US power vacuum in the Middle East: What next?

US power vacuum in the Middle East: What next?

Under President Trump, the United States is looking to play a minor role in the Middle East and this reduced American presence will cause distortions in the region. US monopoly established since the early 1990s has recently been questioned by a rising China and reinvigorated Russia. Therefore, the absence of America will generate a power vacuum. There are multiple alliances keen on filling this new void. This contest will be more amongst regional than international powers.

Successive American Presidents, Barack Obama and Donald Trump, “seem to share the view that the United States is too involved in the region and should devote fewer resources” to the Middle East. This has been backed through political discourse. The Trump administration pressed for a reduction of troops. This indicates that the value of the Middle East to the U.S. has lowered and changes in its foreign policy will raise the stakes for the region. This is because the power vacuum left behind will either be a contested political space or a proxy battlefield for regional powers. Therefore, the risks of miscalculations by regional foes are high and cause uncertainty.

Geopolitical contests and bickering

Regional powers have been thriving since the late twenty and early twenty-first century. Territories of contestation are copious, from Libya to Afghanistan, via Egypt, Palestine, Syria, Iraq, and Yemen. However, qualified competitors to fill the vacuum are four. First, the alliance of Turkey, Qatar, and the Muslim Brotherhood (MB). Second, Iran, Syria and their non-state allies, such as Hezbollah, Iraqi armed factions. Third, Saudi Arabia (KSA), Egypt and the United Arab Emirates (UAE). Fourth, Israel, that has built fine relations with the KSA-Egypt-UAE camp and with Turkey and Qatar. Therefore, these coalitions will race to fill the power vacuum and they might have points of cross-over and of differences depending on the geographical arena and circumstances. Russia enjoys a good relationship with all Middle Eastern countries and will also broaden its role.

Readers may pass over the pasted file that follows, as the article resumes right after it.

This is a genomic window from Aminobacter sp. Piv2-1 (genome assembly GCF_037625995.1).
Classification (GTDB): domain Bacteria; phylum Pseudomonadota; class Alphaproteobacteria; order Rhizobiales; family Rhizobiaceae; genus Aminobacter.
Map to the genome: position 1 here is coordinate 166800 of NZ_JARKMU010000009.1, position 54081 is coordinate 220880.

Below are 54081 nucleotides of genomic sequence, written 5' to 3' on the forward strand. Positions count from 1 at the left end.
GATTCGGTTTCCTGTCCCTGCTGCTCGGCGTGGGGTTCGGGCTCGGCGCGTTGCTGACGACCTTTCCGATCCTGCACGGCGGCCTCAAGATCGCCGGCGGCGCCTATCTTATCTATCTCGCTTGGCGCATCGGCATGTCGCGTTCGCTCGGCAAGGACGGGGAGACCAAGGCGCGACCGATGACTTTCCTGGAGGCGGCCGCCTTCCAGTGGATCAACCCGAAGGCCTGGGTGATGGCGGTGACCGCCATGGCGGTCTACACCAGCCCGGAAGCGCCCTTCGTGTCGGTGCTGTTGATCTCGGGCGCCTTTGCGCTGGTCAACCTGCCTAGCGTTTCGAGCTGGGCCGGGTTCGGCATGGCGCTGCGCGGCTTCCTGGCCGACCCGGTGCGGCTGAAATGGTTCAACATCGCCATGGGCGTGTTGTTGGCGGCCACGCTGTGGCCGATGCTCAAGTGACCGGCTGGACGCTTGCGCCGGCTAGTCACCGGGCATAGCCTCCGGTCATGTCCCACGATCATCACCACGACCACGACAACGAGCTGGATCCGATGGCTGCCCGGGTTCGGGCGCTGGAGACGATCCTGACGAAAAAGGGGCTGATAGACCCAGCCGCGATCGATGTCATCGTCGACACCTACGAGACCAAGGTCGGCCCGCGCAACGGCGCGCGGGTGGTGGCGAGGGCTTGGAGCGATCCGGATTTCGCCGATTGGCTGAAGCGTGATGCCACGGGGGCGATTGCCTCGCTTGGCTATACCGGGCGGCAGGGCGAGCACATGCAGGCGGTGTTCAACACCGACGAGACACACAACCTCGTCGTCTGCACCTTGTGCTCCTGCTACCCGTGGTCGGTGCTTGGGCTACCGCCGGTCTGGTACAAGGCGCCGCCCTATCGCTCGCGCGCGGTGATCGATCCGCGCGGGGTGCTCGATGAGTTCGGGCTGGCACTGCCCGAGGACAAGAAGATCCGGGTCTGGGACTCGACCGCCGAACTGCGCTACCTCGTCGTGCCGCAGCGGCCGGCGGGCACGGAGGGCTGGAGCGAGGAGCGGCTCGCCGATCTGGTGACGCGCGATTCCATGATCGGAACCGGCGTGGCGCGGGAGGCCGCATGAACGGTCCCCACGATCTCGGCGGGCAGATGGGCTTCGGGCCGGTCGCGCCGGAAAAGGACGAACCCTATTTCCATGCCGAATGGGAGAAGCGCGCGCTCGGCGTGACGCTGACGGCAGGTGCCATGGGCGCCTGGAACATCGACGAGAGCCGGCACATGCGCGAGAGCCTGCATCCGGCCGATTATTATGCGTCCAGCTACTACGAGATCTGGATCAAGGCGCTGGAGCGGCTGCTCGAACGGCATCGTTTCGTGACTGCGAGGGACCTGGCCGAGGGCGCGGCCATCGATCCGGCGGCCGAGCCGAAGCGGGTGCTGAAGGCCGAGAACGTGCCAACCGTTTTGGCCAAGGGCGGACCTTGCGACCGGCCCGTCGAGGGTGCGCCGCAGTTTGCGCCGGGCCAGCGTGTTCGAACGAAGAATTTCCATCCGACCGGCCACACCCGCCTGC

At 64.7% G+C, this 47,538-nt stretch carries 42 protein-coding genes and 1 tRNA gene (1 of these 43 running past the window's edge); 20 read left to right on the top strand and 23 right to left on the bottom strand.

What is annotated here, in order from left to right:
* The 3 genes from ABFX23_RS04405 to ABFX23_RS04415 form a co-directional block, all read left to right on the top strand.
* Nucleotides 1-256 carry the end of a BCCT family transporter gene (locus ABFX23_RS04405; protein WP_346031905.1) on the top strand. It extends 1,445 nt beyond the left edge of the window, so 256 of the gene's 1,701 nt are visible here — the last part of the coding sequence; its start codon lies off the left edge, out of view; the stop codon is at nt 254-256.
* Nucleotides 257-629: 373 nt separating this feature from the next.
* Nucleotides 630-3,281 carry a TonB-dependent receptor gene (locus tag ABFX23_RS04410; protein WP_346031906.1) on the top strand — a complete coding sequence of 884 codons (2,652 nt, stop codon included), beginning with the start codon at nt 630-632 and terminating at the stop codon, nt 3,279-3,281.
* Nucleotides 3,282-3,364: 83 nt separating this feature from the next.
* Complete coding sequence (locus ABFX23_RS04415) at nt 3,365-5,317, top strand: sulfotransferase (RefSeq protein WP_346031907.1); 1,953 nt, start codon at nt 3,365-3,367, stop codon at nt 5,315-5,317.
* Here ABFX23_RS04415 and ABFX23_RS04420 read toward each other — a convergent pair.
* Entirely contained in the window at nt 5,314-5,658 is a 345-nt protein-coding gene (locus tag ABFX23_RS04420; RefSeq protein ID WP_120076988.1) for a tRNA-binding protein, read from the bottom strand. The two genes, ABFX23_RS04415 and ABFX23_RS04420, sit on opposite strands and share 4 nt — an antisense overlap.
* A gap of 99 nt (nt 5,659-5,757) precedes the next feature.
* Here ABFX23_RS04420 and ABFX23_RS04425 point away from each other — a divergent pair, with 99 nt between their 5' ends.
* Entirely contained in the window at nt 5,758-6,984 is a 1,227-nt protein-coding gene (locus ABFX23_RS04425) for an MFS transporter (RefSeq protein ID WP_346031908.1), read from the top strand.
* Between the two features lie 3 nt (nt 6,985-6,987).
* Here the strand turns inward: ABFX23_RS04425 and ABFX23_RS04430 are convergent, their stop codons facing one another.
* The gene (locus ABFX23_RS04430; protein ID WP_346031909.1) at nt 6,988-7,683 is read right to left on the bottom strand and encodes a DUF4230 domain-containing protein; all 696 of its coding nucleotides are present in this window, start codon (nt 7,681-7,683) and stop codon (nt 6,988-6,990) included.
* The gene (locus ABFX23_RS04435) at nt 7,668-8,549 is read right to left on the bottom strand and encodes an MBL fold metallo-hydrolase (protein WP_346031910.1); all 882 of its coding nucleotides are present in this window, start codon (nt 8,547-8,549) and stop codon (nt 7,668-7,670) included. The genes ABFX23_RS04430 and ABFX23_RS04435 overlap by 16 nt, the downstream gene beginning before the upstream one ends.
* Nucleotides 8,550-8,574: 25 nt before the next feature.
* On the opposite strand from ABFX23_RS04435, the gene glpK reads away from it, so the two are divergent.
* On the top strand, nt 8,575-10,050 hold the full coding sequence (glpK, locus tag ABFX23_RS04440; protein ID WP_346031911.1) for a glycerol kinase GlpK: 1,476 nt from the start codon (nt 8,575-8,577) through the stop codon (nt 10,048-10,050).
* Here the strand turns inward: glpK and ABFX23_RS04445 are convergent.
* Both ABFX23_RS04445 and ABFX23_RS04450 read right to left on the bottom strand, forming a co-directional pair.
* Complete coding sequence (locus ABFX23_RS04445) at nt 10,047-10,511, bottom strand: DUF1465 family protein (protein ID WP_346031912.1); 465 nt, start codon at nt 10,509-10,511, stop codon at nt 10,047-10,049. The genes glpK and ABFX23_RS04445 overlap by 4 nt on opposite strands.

Since 2003, the geopolitical battles have turned sectarian and bloody. This has set off a political and military firestorm across the region. Both Saudi Arabia and Iran have exploited the Sunni-Shi’a divide for geopolitical interests. The Iran-led axis has proven an ability to endure hardships and also expand its influence in the region. It did so in post-Saddam Iraq, with the help of Hezbollah. They established Shi‘a pro-Iran proxies that have implemented its foreign policy agenda in Iraq.

They also headed to fight alongside the Syrian army when the civil war erupted. More recently, the IRGC and Hezbollah have used the Houthis to establish a presence in Yemen, also considered KSA’s backyard. Amid this tumult, Iran has been expanding its regional influence acutely aware of the sectarian discourse that has limited its advance into new theatres. Sunni-Shi‘a disputes have been limited to certain countries, such as Iraq, Syria, and Yemen – all of which Iran has capitalised on.

The anatomy of regional alliances and animus

With the rise of Turkey and its recent geopolitical expansion, alongside Qatar and the MB, a Sunni-Sunni confrontation has risen. The latter camp has been competing with the KSA-UAE-Egypt coalition on various territories such as Egypt, Yemen, and Libya. In a mostly Sunni Arab world, this geopolitical contestation might be ferocious because it is turning into an intra-sectarian competition and whoever prevails will lead the Sunnis in the Arab world. The Saudi-led camp has used the Sunni-Shi‘a discourse to discredit Iran and limit its manoeuvre amongst Sunnis. These sectarian slogans cannot be used to sideline the Qatar-Turkey alliance since both are Sunni countries.